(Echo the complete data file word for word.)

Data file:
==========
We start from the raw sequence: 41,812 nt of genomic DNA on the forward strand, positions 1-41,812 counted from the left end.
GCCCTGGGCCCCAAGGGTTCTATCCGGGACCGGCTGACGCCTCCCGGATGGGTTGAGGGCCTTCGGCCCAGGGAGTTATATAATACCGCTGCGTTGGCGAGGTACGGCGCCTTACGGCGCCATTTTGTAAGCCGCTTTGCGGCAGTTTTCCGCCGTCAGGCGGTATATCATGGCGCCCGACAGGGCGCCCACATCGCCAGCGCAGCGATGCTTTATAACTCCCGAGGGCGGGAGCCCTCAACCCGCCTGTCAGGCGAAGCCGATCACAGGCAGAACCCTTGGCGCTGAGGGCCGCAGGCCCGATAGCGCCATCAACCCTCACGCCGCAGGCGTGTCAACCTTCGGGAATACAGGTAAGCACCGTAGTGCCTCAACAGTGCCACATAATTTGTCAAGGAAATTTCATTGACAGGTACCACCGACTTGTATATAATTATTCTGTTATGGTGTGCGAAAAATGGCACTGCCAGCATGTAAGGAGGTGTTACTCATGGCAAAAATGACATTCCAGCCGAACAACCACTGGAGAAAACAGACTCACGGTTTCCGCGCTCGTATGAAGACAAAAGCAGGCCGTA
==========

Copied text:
We start from the raw sequence: 41,812 nt of genomic DNA on the forward strand, positions 1-41,812 counted from the left end.
GCCCTGGGCCCCAAGGGTTCTATCCGGGACCGGCTGACGCCTCCCGGATGGGTTGAGGGCCTTCGGCCCAGGGAGTTATATAATACCGCTGCGTTGGCGAGGTACGGCGCCTTACGGCGCCATTTTGTAAGCCGCTTTGCGGCAGTTTTCCGCCGTCAGGCGGTATATCATGGCGCCCGACAGGGCGCCCACATCGCCAGCGCAGCGATGCTTTATAACTCCCGAGGGCGGGAGCCCTCAACCCGCCTGTCAGGCGAAGCCGATCACAGGCAGAACCCTTGGCGCTGAGGGCCGCAGGCCCGATAGCGCCATCAACCCTCACGCCGCAGGCGTGTCAACCTTCGGGAATACAGGTAAGCACCGTAGTGCCTCAACAGTGCCACATAATTTGTCAAGGAAATTTCATTGACAGGTACCACCGACTTGTATATAATTATTCTGTTATGGTGTGCGAAAAATGGCACTGCCAGCATGTAAGGAGGTGTTACTCATGGCAAAAATGACATTCCAGCCGAACAACCACTGGAGAAAACAGACTCACGGTTTCCGCGCTCGTATGAAGACAAAAGCAGGCCGTA